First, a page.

What I like about Jen's work is not just her eye for a good picture and a few words, if necessary, to give it some context, but the way her daily mobile posts create a storyboard for her travels, from Around Ireland to this weekend's funeral for a friend in California. Real-time snapshots, immediately posted, create a cast of characters and scenes, and regular readers can follow along and feel a part of this version of her life (never, as any blogger knows, the whole picture.)

The technology doesn't have to be over-the-top, although an iPhone might be nice (That image courtesy of beccabecs, a UK student focusing on the use of user-generated content like moblogs in the arts.) My basic tool is a simple LG cell phone with a 2 megapixel camera (I don't link because honestly, I don't recommend it in general but the photo posting feature is ok.)

(Playing pool, poorly.)

From there it's just a choice of application, driven in my case by my choice of online communities - currently Flickr and Twitter. Flickr's upload-by-email feature assigns each user a unique address, easily added to my phone contacts. When I'm out and about and want to post a photo, I send a picture message to that address and when I return to a browser, it's there. A separate setting allows for the immediate posting to photos to whatever blog you designate, something I don't think I've ever done, but it syncs easily with TypePad, so if I wanted to I could.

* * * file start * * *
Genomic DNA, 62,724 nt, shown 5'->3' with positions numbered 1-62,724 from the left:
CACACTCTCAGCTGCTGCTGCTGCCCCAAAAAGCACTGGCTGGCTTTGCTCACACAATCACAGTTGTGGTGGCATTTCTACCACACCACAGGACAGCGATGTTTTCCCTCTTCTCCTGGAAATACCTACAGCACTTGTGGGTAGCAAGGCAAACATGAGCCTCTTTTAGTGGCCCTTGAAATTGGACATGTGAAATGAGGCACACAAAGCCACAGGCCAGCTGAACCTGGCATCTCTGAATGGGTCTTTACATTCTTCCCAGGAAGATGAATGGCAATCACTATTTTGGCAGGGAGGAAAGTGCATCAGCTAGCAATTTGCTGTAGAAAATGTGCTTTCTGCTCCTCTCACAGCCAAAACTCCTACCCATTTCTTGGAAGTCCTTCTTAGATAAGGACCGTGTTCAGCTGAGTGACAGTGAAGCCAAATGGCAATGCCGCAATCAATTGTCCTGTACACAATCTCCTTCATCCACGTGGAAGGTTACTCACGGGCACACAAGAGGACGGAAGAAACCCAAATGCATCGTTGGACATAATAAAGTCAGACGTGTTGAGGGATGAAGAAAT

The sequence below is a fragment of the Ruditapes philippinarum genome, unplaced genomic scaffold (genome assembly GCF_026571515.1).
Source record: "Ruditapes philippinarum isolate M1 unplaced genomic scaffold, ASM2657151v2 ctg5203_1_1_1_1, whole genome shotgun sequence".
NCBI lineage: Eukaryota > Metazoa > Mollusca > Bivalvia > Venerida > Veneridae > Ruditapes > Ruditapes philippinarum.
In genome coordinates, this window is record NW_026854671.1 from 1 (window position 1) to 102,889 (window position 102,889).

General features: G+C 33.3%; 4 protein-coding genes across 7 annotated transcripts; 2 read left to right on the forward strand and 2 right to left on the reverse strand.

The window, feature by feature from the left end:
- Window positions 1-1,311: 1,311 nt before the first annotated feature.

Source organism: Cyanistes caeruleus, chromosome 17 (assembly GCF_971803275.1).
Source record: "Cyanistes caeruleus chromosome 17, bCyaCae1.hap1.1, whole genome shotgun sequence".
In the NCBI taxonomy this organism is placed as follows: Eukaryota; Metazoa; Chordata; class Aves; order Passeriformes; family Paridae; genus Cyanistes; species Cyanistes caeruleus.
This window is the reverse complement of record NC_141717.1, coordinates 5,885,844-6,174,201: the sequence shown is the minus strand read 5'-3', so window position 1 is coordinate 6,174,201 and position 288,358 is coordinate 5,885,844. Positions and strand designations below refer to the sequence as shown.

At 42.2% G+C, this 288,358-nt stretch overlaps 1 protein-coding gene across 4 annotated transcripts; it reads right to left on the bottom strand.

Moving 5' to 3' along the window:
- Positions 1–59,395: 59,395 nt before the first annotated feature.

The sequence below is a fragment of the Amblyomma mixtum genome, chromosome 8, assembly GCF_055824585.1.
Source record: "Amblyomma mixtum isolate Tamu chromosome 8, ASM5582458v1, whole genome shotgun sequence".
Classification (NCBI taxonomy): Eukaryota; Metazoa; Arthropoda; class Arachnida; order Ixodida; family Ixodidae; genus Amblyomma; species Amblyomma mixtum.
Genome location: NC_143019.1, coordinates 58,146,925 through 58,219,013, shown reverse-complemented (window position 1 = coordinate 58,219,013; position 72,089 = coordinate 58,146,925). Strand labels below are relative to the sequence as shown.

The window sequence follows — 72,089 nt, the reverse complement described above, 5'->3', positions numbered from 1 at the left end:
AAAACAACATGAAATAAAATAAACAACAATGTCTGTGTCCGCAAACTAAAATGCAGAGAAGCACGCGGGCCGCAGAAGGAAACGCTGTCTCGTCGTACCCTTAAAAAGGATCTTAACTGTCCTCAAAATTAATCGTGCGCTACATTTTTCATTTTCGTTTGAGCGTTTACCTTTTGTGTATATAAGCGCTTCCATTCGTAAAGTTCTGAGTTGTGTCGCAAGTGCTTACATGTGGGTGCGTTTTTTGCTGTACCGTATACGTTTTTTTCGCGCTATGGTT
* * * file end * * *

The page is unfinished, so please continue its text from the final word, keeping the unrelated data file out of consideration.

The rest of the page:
Twitpic, also in my phone contacts with a specific email address, links directly to my Twitter stream and also keeps an album of my posted photos on its site. Twitter contacts can @ or DM about a photo on Twitter or on its Twitpic page.

The photos posted on the go are unfailingly rough, but their intent is different - more dynamic, and as I do it more frequently I enjoy it even more. If long-form blogs have shifted for the moment many to 140-character bursts of though, my

Clotilde at Chocolate and Zucchini moblogs her (amazing) meals (in Parisian restaurants) with a Sony Ericsson C902.

Vox is another mobile-posting-made easy application. Users like Lilia at the Lilia Extravaganza show you how. (Chihuahua cuteness alert.)

Zu, a Bermudan living and knitting in Edinburgh, posts photos of her projects (and snow, the most she'd seen in four years of Scotland life) to her Blogger blog using the ShoZu application, which claims to "connect your mobile phone with your online life." I'm checking that one out today.

I'm not familiar with Snapfoo but it is specific to photoblogs and seemingly syncs with just about any social media platform.

Mashable posted a March, 2008, roundup of 9 Ways to Moblog From Your Phone.

Chris and KT have been sailing the world since 2003 (via Sail Billabong.) They share lots of information about editing photos with Picasa, offline and/or remotely, at the BlurbBits blog.

Confused? Don't be. It really is as easy, in most cases, as a picture, a cell phone, a destination e-mail and a Web site. Throwing this combination into the mix has changed the way I look at the images I place online and the story they tell. It will never take the place of the work I do with memory cards and editing software, but the moment definitely has its place - even if I'm the only one who cares about it.


(Moon River in December, Savannah)

Laurie White writes at LaurieWrites and posts an excessive amount of photos on Flickr.